Jul 19, 2017
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“If the proper elections and arrangements are made, tax payments on death can be deferred..”
There is a subsection in the Income Tax Act that allows for the deferral of tax payments upon the death of an individual. When an individual passes away, they are deemed to dispose of all their assets at fair value. There will be taxes on any accrued capital gains and any income inclusions from RRSP’s or RRIF’s. Subsection 159(5) allows for the tax on death to be paid over ten years. There are however a number of conditions:
The deceased’s legal representative must file an election by filing form T2075 before the time that the deceased individual’s terminal tax return is due. This is the later of April 30 or six months after the individual’s death.
The legal representative must furnish the Minister with security acceptable to the Minister for the payment of the taxes on death.
The amount that can be deferred is only the taxes that are payable upon death. Therefore, if an individual earned income during the first part of the year and then passed away, the taxes on that income earned while the individual was alive cannot be deferred. Instead, the taxes that can be deferred are taxes on death such as the deemed capital gains and the inclusion of pension income mentioned above.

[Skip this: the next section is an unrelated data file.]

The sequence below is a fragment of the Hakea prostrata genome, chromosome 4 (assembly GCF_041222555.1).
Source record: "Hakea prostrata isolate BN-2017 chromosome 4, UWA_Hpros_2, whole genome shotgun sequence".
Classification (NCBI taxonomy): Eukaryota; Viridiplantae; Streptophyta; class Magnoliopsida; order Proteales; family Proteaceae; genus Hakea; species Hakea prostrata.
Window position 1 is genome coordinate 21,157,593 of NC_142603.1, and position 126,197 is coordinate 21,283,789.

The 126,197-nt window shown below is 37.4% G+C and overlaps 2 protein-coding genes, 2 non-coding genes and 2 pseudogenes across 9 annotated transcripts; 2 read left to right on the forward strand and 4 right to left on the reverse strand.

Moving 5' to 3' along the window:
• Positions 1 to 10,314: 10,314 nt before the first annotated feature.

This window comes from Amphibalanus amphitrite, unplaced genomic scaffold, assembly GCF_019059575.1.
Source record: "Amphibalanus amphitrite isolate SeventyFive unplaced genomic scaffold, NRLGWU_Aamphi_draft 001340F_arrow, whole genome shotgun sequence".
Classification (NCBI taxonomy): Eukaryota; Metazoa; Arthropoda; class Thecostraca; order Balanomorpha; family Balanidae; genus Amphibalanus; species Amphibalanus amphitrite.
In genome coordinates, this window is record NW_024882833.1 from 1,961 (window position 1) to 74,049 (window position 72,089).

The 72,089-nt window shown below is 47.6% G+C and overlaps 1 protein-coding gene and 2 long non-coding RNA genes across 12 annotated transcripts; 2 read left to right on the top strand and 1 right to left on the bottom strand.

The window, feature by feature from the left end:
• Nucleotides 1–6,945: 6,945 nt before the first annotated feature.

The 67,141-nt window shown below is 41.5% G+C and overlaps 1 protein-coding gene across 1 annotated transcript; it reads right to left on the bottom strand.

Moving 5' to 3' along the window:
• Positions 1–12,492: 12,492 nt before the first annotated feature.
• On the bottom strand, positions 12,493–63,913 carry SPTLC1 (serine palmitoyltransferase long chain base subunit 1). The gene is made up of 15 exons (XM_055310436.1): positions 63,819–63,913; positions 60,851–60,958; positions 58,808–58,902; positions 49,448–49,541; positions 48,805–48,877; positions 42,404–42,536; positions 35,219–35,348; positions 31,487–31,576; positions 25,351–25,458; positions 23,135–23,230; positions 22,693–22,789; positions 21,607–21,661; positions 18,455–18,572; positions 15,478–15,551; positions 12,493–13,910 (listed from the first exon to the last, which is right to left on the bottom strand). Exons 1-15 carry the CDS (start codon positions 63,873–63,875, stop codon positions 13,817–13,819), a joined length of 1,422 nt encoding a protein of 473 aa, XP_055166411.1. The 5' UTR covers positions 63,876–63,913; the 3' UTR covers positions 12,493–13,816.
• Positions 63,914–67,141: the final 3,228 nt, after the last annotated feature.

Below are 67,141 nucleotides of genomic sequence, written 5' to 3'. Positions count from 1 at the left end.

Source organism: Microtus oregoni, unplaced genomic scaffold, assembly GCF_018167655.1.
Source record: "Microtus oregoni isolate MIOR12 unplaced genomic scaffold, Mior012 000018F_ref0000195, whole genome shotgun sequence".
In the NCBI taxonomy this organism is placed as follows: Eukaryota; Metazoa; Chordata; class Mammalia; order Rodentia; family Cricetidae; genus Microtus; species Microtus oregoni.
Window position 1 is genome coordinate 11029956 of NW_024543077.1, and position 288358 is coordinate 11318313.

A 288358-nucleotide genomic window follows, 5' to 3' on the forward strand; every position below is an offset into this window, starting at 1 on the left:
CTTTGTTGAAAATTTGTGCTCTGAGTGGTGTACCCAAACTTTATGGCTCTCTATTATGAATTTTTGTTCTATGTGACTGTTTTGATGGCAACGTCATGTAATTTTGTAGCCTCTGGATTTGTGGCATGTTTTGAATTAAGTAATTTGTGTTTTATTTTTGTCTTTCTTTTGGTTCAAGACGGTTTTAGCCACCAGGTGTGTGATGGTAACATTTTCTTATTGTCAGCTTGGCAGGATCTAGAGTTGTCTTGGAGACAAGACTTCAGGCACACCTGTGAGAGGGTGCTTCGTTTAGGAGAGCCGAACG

The tax payments must be ten equal consecutive annual instalments with the first instalment payable on the day when the terminal tax return is due. Each subsequent instalment must be paid on the anniversary of that day. In most cases, this will be April 30 of each year.
While the tax is not payable immediately upon death, there will be interest charged on the balance outstanding.
The election must be filed and arrangements must be made with the Minister before the terminal tax return and initial payment is due. Therefore, this is something that must be dealt with quickly in many situations.
TAX TIP OF THE WEEK is provided as a free service to clients and friends of the Tax Specialist Group member firms. The Tax Specialist Group is a national affiliation of firms who specialize in providing tax consulting services to other professionals, businesses and high net worth individuals on Canadian and international tax matters and tax disputes.
The material provided in Tax Tip of the Week is believed to be accurate and reliable as of the date it is written. Tax laws are complex and are subject to frequent change. Professional advice should always be sought before implementing any tax planning arrangements. Neither the Tax Specialist Group nor any member firm can accept any liability for the tax consequences that may result from acting based on the contents hereof.